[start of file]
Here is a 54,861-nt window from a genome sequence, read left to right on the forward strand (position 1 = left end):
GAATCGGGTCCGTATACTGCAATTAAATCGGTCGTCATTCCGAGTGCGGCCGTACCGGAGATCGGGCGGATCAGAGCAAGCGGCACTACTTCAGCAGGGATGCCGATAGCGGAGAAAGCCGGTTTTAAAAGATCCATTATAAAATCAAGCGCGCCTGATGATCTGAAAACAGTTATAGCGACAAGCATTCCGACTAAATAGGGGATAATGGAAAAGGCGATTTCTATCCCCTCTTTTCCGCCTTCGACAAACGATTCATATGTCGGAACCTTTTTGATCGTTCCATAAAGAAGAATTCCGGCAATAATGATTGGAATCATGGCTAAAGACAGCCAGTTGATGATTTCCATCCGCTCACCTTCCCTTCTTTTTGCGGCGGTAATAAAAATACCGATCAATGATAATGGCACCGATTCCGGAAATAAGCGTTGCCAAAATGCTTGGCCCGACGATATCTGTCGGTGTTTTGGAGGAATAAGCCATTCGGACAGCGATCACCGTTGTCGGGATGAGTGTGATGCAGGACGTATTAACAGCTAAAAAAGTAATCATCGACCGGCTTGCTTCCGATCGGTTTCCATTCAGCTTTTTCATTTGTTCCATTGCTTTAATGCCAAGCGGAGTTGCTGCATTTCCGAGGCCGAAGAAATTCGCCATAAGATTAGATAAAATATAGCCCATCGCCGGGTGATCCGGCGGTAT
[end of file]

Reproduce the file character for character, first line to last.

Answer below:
Here is a 54,861-nt window from a genome sequence, read left to right on the forward strand (position 1 = left end):
GAATCGGGTCCGTATACTGCAATTAAATCGGTCGTCATTCCGAGTGCGGCCGTACCGGAGATCGGGCGGATCAGAGCAAGCGGCACTACTTCAGCAGGGATGCCGATAGCGGAGAAAGCCGGTTTTAAAAGATCCATTATAAAATCAAGCGCGCCTGATGATCTGAAAACAGTTATAGCGACAAGCATTCCGACTAAATAGGGGATAATGGAAAAGGCGATTTCTATCCCCTCTTTTCCGCCTTCGACAAACGATTCATATGTCGGAACCTTTTTGATCGTTCCATAAAGAAGAATTCCGGCAATAATGATTGGAATCATGGCTAAAGACAGCCAGTTGATGATTTCCATCCGCTCACCTTCCCTTCTTTTTGCGGCGGTAATAAAAATACCGATCAATGATAATGGCACCGATTCCGGAAATAAGCGTTGCCAAAATGCTTGGCCCGACGATATCTGTCGGTGTTTTGGAGGAATAAGCCATTCGGACAGCGATCACCGTTGTCGGGATGAGTGTGATGCAGGACGTATTAACAGCTAAAAAAGTAATCATCGACCGGCTTGCTTCCGATCGGTTTCCATTCAGCTTTTTCATTTGTTCCATTGCTTTAATGCCAAGCGGAGTTGCTGCATTTCCGAGGCCGAAGAAATTCGCCATAAGATTAGATAAAATATAGCCCATCGCCGGGTGATCCGGCGGTAT